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Prediction-error filters work best on predicting local plane waves
Canales (1984); Claerbout (1992c). With non-stationary
filters, it is possible to predict data with variable slopes. For
preconditioning the filter estimation problem, such filters can be
smoothed along the direction where the slope stays locally constant.

To put this principle into a mathematical form, let us denote the
monodop data as *P*(*x*,*y*), where *x* and *y* are the coordinate
values. On a seismic data section, the *y* coordinate would have the
meaning of time, but here we would like to develop a general method
that would work on different kinds of data. The local dip field of the
data can be defined by the formula

| |
(4) |

where *P*_{x} and *P*_{y} denote the first partial derivatives: , .To validate formula (4), consider a plane-wave model with
the slope *s*:
| |
(5) |

Substituting (5) into formula (4), we can
see that the *D*(*x*,*y*) indeed produces an estimate of *s*
Claerbout (1992a). In the general case, *D*(*x*,*y*)
corresponds to the tangent of the local plane wave angle, measured
from the *x* axis in the direction of the *y* axis.
Bednar (1997) describes an application of formula
(4) for computing coherency attributes.
Instead of using formula (4) explicitly, we intend to
estimate prediction-error filters that would destroy local plane waves
in the data Claerbout (1992c); Schwab (1998). To
precondition the filter estimation problem we can smooth the filters
in the direction of the least change in the slope. By analogy with
(4), the smoothing direction can be defined as follows:

| |
(6) |

or, substituting formula (4),
| |
(7) |

where *P*_{xx}, *P*_{yy}, and *P*_{xy} are the corresponding
second-order partial derivatives. An important analytical test case is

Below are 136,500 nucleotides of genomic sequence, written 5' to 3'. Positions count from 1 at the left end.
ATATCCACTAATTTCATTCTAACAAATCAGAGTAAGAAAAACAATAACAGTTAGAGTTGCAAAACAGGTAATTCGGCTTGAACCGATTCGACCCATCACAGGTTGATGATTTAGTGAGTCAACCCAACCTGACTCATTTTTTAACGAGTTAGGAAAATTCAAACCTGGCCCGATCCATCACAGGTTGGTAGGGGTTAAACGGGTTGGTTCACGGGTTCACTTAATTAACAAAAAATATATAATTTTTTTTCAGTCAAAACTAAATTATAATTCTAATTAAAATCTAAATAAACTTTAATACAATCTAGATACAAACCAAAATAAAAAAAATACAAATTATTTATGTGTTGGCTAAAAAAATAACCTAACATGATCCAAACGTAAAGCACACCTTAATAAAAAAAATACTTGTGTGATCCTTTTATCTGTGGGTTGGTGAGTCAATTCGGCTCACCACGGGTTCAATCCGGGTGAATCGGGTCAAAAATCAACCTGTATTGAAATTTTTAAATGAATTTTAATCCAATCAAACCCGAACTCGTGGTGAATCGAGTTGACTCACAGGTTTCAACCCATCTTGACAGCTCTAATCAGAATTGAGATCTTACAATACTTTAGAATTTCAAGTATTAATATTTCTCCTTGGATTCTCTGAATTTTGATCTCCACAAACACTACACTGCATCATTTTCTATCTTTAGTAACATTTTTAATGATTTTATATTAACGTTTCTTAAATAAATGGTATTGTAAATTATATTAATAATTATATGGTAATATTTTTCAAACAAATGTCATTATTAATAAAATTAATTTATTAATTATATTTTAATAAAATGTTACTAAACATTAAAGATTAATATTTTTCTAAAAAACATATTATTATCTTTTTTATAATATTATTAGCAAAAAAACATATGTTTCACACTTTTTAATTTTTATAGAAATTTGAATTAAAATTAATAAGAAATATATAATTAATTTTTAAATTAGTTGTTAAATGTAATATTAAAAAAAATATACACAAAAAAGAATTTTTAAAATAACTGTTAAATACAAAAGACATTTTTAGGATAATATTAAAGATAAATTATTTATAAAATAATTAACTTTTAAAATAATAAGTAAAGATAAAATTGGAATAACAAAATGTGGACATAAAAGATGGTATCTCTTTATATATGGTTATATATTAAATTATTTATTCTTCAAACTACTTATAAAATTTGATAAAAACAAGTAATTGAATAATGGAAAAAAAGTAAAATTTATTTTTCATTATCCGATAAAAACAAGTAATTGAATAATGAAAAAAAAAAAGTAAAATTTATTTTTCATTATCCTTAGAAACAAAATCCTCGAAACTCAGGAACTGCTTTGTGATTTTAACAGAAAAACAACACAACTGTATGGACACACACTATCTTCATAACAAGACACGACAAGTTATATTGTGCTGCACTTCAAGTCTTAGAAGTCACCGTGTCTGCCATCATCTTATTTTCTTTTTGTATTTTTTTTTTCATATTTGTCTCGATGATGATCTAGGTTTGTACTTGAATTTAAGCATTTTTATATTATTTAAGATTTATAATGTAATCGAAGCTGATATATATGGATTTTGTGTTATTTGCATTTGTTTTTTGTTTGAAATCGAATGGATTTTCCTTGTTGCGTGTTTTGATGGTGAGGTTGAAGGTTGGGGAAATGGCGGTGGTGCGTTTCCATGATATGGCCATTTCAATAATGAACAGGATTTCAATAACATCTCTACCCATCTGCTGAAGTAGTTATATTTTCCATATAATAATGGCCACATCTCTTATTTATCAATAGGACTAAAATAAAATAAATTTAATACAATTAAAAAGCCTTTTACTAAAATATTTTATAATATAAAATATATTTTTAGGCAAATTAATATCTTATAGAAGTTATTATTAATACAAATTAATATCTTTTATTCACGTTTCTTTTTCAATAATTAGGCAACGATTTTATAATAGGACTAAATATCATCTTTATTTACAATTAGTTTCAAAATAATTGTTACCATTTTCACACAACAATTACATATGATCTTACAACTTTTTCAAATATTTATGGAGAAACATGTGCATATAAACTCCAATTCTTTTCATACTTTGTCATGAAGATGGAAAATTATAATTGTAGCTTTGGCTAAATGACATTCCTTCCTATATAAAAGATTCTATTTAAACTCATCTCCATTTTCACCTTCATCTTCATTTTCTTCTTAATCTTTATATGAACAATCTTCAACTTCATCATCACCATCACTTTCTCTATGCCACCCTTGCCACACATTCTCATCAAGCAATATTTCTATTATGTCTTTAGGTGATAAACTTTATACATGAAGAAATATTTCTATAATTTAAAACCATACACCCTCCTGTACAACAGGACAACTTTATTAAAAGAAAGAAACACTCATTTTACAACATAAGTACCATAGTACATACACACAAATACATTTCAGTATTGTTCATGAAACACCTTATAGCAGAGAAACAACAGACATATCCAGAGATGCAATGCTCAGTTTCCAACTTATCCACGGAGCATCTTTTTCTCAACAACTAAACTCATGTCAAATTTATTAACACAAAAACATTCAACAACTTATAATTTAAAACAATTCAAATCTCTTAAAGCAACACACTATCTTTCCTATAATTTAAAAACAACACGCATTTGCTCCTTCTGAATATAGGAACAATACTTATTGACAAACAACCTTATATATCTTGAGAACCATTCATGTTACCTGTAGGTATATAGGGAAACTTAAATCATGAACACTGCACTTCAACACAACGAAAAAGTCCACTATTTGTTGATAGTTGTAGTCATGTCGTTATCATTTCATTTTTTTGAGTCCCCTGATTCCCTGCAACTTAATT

a constant-velocity CMP gather, composed of reflection hyperbolas:
| |
(8) |

Substituting (8) into formula (7) leads to
the expression
| |
(9) |

which suggests smoothing the estimated prediction-error filters along
radial lines on the plane Crawley et al. (1998).
**sigmod
**

Figure 4 Synthetic model from *Basic Earth
Imaging* (left), its estimated dip field (center), and estimated
smoothing directions (right).

**wz
**

Figure 5 Seismic shot gather (left), its estimated dip
field (center), and estimated smoothing directions (right).

Figure 4 and 5 illustrate a practical
application of formulas (4) and (6) on a
synthetic reflectivity model from *Basic Earth Imaging*
Claerbout (1995) and on a shot gather from the Yilmaz
collection Yilmaz (1987).
In both cases the first- and second-derivative
operators were computed with simple finite-difference schemes. To
avoid a non-stable division in formulas (4) and
(6), we solve the regularized least-square system

| |
(10) |

where and denote the denominator and the
numerator respectively, is the scalar regularization
parameter, and is the estimated regularized ratio. Our
simple two-point finite-difference scheme does not handle correctly
the aliased dips on the seismic gather in Figure 5.
Nevertheless it produces a reasonable output, which we can use as a
rough estimate of the smoothing directions.

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** Up:** Clapp, et al.: Radial
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Stanford Exploration Project

4/20/1999